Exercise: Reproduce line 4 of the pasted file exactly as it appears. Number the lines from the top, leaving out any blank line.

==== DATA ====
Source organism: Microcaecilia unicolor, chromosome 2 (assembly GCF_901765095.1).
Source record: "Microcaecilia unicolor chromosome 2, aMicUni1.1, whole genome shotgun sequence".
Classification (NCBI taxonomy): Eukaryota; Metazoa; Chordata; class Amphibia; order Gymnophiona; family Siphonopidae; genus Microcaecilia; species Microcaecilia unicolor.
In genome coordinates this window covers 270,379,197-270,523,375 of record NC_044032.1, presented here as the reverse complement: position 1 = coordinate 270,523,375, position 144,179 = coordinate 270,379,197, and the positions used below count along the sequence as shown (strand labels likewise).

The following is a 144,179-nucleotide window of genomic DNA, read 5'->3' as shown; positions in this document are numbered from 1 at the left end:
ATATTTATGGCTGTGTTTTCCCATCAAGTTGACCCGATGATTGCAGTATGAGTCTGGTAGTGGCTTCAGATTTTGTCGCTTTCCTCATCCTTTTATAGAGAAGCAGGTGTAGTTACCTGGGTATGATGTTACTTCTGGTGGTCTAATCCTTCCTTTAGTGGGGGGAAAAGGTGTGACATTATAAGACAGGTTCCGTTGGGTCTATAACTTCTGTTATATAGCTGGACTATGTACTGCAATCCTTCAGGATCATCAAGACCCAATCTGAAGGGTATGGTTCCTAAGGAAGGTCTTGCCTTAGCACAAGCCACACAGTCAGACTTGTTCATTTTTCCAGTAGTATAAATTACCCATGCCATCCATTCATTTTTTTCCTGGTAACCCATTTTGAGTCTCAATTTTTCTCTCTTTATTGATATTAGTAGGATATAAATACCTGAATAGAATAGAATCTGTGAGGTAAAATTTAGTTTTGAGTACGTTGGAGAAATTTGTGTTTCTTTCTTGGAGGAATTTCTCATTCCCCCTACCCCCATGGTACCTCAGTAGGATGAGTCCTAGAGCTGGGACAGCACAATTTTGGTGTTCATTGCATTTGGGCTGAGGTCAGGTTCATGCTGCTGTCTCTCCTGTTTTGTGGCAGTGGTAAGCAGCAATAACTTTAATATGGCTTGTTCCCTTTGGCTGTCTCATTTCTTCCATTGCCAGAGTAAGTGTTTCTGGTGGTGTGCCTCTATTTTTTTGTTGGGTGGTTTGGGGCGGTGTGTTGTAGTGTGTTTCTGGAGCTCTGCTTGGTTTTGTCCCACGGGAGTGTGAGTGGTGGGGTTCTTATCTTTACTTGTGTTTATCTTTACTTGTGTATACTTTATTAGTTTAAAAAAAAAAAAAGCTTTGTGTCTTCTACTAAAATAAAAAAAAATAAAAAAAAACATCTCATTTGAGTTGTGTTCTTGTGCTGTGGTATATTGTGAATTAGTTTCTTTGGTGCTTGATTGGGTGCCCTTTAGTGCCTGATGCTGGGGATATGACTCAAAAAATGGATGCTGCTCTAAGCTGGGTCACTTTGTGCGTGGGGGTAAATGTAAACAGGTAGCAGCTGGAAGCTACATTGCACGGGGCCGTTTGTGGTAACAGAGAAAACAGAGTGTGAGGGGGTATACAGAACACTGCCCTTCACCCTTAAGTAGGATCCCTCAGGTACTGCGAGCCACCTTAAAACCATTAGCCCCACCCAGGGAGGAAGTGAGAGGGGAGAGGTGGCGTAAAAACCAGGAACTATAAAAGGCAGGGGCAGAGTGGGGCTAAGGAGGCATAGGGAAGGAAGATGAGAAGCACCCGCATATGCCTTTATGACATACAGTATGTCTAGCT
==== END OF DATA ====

In genome coordinates this window covers 270,379,197-270,523,375 of record NC_044032.1, presented here as the reverse complement: position 1 = coordinate 270,523,375, position 144,179 = coordinate 270,379,197, and the positions used below count along the sequence as shown (strand labels likewise).